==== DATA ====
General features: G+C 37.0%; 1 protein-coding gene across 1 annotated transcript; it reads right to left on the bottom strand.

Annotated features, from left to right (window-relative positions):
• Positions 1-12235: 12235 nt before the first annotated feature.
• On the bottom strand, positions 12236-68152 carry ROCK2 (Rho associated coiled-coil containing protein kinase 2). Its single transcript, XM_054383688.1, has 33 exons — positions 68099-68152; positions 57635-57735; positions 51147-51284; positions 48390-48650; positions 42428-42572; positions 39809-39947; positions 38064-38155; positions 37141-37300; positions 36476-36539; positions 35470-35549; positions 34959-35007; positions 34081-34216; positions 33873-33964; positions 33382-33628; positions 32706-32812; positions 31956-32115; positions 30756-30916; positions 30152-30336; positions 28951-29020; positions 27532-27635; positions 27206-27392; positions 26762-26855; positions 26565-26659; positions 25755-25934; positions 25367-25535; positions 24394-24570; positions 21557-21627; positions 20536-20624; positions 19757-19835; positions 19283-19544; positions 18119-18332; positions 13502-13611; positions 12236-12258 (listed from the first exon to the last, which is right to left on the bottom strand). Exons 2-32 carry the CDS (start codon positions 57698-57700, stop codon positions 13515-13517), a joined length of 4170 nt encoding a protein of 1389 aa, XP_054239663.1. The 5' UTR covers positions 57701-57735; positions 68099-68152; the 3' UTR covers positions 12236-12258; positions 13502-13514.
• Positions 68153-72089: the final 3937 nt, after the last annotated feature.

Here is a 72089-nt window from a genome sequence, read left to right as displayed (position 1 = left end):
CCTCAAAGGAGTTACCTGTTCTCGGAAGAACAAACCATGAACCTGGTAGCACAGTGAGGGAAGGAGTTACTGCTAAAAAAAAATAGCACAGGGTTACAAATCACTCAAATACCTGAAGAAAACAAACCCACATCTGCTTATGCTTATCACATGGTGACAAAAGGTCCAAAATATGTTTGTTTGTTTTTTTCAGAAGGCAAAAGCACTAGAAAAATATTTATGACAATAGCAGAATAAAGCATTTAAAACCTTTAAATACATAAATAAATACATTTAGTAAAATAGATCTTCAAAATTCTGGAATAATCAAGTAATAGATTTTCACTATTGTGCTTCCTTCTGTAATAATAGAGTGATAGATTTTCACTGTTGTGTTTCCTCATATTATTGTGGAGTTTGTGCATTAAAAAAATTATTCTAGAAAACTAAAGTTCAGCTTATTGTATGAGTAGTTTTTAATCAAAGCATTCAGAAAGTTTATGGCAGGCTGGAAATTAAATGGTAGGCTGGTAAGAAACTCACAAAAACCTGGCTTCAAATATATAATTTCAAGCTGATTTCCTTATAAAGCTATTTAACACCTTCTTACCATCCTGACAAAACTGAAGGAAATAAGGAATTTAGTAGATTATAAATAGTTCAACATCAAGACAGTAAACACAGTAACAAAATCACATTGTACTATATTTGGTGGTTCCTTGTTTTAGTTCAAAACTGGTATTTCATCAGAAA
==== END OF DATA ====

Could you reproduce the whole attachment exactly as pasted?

General features: G+C 37.0%; 1 protein-coding gene across 1 annotated transcript; it reads right to left on the bottom strand.

Annotated features, from left to right (window-relative positions):
• Positions 1-12235: 12235 nt before the first annotated feature.
• On the bottom strand, positions 12236-68152 carry ROCK2 (Rho associated coiled-coil containing protein kinase 2). Its single transcript, XM_054383688.1, has 33 exons — positions 68099-68152; positions 57635-57735; positions 51147-51284; positions 48390-48650; positions 42428-42572; positions 39809-39947; positions 38064-38155; positions 37141-37300; positions 36476-36539; positions 35470-35549; positions 34959-35007; positions 34081-34216; positions 33873-33964; positions 33382-33628; positions 32706-32812; positions 31956-32115; positions 30756-30916; positions 30152-30336; positions 28951-29020; positions 27532-27635; positions 27206-27392; positions 26762-26855; positions 26565-26659; positions 25755-25934; positions 25367-25535; positions 24394-24570; positions 21557-21627; positions 20536-20624; positions 19757-19835; positions 19283-19544; positions 18119-18332; positions 13502-13611; positions 12236-12258 (listed from the first exon to the last, which is right to left on the bottom strand). Exons 2-32 carry the CDS (start codon positions 57698-57700, stop codon positions 13515-13517), a joined length of 4170 nt encoding a protein of 1389 aa, XP_054239663.1. The 5' UTR covers positions 57701-57735; positions 68099-68152; the 3' UTR covers positions 12236-12258; positions 13502-13514.
• Positions 68153-72089: the final 3937 nt, after the last annotated feature.

Here is a 72089-nt window from a genome sequence, read left to right as displayed (position 1 = left end):
CCTCAAAGGAGTTACCTGTTCTCGGAAGAACAAACCATGAACCTGGTAGCACAGTGAGGGAAGGAGTTACTGCTAAAAAAAAATAGCACAGGGTTACAAATCACTCAAATACCTGAAGAAAACAAACCCACATCTGCTTATGCTTATCACATGGTGACAAAAGGTCCAAAATATGTTTGTTTGTTTTTTTCAGAAGGCAAAAGCACTAGAAAAATATTTATGACAATAGCAGAATAAAGCATTTAAAACCTTTAAATACATAAATAAATACATTTAGTAAAATAGATCTTCAAAATTCTGGAATAATCAAGTAATAGATTTTCACTATTGTGCTTCCTTCTGTAATAATAGAGTGATAGATTTTCACTGTTGTGTTTCCTCATATTATTGTGGAGTTTGTGCATTAAAAAAATTATTCTAGAAAACTAAAGTTCAGCTTATTGTATGAGTAGTTTTTAATCAAAGCATTCAGAAAGTTTATGGCAGGCTGGAAATTAAATGGTAGGCTGGTAAGAAACTCACAAAAACCTGGCTTCAAATATATAATTTCAAGCTGATTTCCTTATAAAGCTATTTAACACCTTCTTACCATCCTGACAAAACTGAAGGAAATAAGGAATTTAGTAGATTATAAATAGTTCAACATCAAGACAGTAAACACAGTAACAAAATCACATTGTACTATATTTGGTGGTTCCTTGTTTTAGTTCAAAACTGGTATTTCATCAGAAA